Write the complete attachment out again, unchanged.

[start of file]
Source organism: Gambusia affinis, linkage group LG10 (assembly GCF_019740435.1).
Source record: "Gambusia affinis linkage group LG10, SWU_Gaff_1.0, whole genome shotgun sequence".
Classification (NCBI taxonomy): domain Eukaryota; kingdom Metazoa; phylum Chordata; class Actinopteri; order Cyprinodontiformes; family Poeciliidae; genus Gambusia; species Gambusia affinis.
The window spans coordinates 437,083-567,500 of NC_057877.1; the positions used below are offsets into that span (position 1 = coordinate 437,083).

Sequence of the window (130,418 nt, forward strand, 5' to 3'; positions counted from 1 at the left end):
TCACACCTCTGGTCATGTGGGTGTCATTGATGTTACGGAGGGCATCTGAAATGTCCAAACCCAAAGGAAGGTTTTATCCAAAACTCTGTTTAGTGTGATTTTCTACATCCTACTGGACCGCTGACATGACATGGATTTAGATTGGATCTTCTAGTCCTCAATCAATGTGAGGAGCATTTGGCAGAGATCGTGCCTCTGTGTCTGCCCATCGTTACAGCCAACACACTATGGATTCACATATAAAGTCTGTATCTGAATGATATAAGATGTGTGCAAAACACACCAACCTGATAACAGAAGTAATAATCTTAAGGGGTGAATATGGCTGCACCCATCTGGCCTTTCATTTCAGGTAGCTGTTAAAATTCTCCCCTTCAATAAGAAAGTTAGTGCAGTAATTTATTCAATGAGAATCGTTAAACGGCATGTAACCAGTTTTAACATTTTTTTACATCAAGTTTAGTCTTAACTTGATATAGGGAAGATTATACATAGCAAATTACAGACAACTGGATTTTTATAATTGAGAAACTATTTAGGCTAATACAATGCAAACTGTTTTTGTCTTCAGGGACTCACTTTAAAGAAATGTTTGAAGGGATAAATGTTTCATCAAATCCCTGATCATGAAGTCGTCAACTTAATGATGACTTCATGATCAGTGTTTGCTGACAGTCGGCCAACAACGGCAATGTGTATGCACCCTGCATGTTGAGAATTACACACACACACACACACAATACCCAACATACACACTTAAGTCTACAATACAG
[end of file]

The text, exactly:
Source organism: Gambusia affinis, linkage group LG10 (assembly GCF_019740435.1).
Source record: "Gambusia affinis linkage group LG10, SWU_Gaff_1.0, whole genome shotgun sequence".
Classification (NCBI taxonomy): domain Eukaryota; kingdom Metazoa; phylum Chordata; class Actinopteri; order Cyprinodontiformes; family Poeciliidae; genus Gambusia; species Gambusia affinis.
The window spans coordinates 437,083-567,500 of NC_057877.1; the positions used below are offsets into that span (position 1 = coordinate 437,083).

Sequence of the window (130,418 nt, forward strand, 5' to 3'; positions counted from 1 at the left end):
TCACACCTCTGGTCATGTGGGTGTCATTGATGTTACGGAGGGCATCTGAAATGTCCAAACCCAAAGGAAGGTTTTATCCAAAACTCTGTTTAGTGTGATTTTCTACATCCTACTGGACCGCTGACATGACATGGATTTAGATTGGATCTTCTAGTCCTCAATCAATGTGAGGAGCATTTGGCAGAGATCGTGCCTCTGTGTCTGCCCATCGTTACAGCCAACACACTATGGATTCACATATAAAGTCTGTATCTGAATGATATAAGATGTGTGCAAAACACACCAACCTGATAACAGAAGTAATAATCTTAAGGGGTGAATATGGCTGCACCCATCTGGCCTTTCATTTCAGGTAGCTGTTAAAATTCTCCCCTTCAATAAGAAAGTTAGTGCAGTAATTTATTCAATGAGAATCGTTAAACGGCATGTAACCAGTTTTAACATTTTTTTACATCAAGTTTAGTCTTAACTTGATATAGGGAAGATTATACATAGCAAATTACAGACAACTGGATTTTTATAATTGAGAAACTATTTAGGCTAATACAATGCAAACTGTTTTTGTCTTCAGGGACTCACTTTAAAGAAATGTTTGAAGGGATAAATGTTTCATCAAATCCCTGATCATGAAGTCGTCAACTTAATGATGACTTCATGATCAGTGTTTGCTGACAGTCGGCCAACAACGGCAATGTGTATGCACCCTGCATGTTGAGAATTACACACACACACACACACAATACCCAACATACACACTTAAGTCTACAATACAG